Articles Posted in Offshore Injury

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January 9, around 4:00 p.m., the captain of MISS AUBREY ANN, a 100-foot offshore supply vessel hailing out of Broussard, LA, contacted the Coast Guard for help. One of their crew had apparently had caught his foot in a line, resulting in his foot being severed. MISS AUBREY ANN was about five miles off Louisiana at that time.

The Coast Guard responded with a helicopter medevac, and transported the injured man to Lake Charles Memorial Hospital. The 27-year-old man’s name or current condition have not been released, but at the time, he was reported as stable.

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An injured crewman suffering from internal injuries has been airlifted from the 285-foot fishing vessel AMERICAN TRIUMPH. The vessel, part of the American Seafoods fleet, was fishing 30 miles west of Coos Bay off of the Oregon Coast Sunday. The unidentified crewman was listed as being 37 years old. The call for help came at 3:30 P.M. The crewman was evacuated by a Coast Guard motor life boat crew and transported to Bay City where he was ambulanced to the bay area hospital. The crewman was reportedly treated and released from the hospital for further follow up care as may be needed.

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The Coast Guard in Boston was notified Tuesday, July 12 by the crew of the stern trawler CAPTAIN MARK that a crewman required assistance for an arm laceration 54 miles east of Merrimack River. A Coast Guard Station Gloucester rescue boat and crew responded to the call.

Medical personnel assessed the injured crewman, then transferred him to the Coast Guard rescue boat where he was safely taken to Gloucester Harbor. The crew was met at shore by local emergency medical services for transport to a hospital. Due to the laceration and blood loss, officials were worried that the crewman might lose the limb. Published reports do not indicate what caused the laceration, and the fisherman’s condition at this time is unknown.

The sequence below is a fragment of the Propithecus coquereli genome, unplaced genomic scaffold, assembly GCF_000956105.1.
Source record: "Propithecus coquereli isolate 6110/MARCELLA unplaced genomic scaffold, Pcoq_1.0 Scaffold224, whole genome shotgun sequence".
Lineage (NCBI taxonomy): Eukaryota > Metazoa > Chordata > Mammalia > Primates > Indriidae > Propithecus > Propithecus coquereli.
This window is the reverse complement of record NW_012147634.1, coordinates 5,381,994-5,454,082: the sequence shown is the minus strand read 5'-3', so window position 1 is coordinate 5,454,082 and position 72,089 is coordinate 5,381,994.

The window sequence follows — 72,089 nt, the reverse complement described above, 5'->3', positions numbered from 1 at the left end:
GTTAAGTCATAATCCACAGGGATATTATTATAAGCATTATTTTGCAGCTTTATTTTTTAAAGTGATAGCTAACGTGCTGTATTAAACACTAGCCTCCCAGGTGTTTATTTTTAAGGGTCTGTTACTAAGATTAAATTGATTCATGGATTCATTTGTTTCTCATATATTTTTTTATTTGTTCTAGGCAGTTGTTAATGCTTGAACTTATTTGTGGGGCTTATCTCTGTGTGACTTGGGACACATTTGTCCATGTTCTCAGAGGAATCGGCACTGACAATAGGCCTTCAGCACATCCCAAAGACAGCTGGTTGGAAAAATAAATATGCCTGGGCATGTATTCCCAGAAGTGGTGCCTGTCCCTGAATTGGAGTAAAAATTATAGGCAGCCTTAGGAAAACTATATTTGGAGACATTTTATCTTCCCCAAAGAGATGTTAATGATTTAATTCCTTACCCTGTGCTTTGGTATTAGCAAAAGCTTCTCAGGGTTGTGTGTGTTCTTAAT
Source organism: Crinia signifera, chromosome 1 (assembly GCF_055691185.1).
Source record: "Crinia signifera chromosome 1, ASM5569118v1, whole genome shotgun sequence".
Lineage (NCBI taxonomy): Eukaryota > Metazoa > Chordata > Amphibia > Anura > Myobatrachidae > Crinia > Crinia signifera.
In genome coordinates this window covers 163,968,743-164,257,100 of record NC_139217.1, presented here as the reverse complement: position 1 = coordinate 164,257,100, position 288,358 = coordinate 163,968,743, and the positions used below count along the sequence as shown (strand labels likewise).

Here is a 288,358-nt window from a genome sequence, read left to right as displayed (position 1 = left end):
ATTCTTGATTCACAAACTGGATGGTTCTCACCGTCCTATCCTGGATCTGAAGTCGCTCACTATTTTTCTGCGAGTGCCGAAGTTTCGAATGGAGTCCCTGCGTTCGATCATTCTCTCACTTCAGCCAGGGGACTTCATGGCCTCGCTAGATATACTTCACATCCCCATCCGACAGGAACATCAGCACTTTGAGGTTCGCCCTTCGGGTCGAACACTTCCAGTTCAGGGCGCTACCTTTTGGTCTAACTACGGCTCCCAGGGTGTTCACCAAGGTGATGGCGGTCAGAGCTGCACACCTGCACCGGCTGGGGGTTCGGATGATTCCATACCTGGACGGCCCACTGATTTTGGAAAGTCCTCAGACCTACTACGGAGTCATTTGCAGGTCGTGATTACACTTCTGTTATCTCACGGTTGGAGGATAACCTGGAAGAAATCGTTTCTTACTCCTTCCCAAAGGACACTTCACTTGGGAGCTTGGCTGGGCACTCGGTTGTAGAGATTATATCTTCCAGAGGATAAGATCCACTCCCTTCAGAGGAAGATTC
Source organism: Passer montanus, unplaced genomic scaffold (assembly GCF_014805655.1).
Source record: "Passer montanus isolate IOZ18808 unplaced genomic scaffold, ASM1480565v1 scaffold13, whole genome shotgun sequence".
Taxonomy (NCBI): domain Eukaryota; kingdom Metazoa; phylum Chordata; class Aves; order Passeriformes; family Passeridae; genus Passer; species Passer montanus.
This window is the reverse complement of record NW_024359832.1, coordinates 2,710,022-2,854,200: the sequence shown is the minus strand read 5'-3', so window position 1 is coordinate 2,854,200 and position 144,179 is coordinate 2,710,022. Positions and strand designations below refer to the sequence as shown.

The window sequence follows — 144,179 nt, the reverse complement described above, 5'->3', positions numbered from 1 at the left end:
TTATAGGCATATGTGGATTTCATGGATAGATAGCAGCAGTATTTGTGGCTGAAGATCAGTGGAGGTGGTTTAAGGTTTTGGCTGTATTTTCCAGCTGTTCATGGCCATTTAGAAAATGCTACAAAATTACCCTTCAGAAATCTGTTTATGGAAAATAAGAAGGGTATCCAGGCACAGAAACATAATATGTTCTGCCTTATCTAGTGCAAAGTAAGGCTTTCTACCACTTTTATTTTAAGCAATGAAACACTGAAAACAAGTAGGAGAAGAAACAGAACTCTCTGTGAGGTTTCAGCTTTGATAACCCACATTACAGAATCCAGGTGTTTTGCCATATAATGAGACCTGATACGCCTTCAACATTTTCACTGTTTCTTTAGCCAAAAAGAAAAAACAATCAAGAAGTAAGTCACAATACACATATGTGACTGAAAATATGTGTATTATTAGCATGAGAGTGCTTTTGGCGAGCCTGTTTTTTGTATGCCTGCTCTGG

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Coast Guard Sector Charleston was notified Thursday, June 30 by Alan Carl, 45, asking for medical assistance after sustaining an injury while fishing around the mouth of the North Santee River near Georgetown, SC. Officials said the man’s arm was severed at the shoulder, possibly by the winch on board the shrimp boat. A Coast Guard helicopter crew from Air Facility Charleston arrived on scene and transported Carl to the Medical University of South Carolina in Charleston. Carl was listed in fair condition on Friday, July 1.

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March 25, 2007: A 48-year-old man, Hal Pulfer, was killed aboard a 55-foot whale watching catamaran in Maui, when the mast broke and struck him in the head. Two additional passengers were injured and taken to Maui Memorial Medical Center.

The Kiele V was on a whale watching cruise with 52 people aboard, two miles off Kahana Beach, when the incident occurred. At 5:09 pm the crew called for help, reporting the mast had broken and they were having trouble controlling the boat in 40-knot winds and rough seas. Nearby catamarans, the Gemini and the Teralani 3, came to the rescue, and found the Kiele V sideways and being dragged underwater by its collapsed mast and sails. They saw blood all over the right side of the boat where the deceased had been hit. The captain of the Kiele V was frantically attempting to cut through the rigging with a hacksaw, while passengers with lifejackets bunched at the driest part of the boat. The Coast Guard and a Maui Fire Department helicopter arrived shortly after to assist with evacuations.